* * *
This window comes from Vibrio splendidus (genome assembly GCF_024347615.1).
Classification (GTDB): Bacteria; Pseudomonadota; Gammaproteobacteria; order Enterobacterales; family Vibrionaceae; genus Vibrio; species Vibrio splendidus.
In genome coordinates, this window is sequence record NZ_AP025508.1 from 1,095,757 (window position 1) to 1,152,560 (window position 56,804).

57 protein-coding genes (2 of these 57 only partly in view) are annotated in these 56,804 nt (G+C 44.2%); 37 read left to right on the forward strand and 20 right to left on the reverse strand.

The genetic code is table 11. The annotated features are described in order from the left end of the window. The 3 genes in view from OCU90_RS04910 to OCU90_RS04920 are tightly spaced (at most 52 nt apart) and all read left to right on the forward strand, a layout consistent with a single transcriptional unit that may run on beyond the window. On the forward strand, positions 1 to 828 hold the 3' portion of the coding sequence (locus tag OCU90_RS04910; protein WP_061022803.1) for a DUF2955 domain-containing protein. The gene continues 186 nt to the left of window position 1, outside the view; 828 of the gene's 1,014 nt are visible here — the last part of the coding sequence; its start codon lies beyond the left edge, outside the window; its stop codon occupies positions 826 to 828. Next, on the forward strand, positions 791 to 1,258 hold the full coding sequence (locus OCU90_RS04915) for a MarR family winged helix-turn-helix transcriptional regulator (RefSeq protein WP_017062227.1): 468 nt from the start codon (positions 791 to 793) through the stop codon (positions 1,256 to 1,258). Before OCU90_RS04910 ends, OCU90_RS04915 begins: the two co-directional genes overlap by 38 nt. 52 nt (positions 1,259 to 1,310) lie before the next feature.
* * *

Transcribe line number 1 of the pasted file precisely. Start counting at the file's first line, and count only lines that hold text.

This window comes from Vibrio splendidus (genome assembly GCF_024347615.1).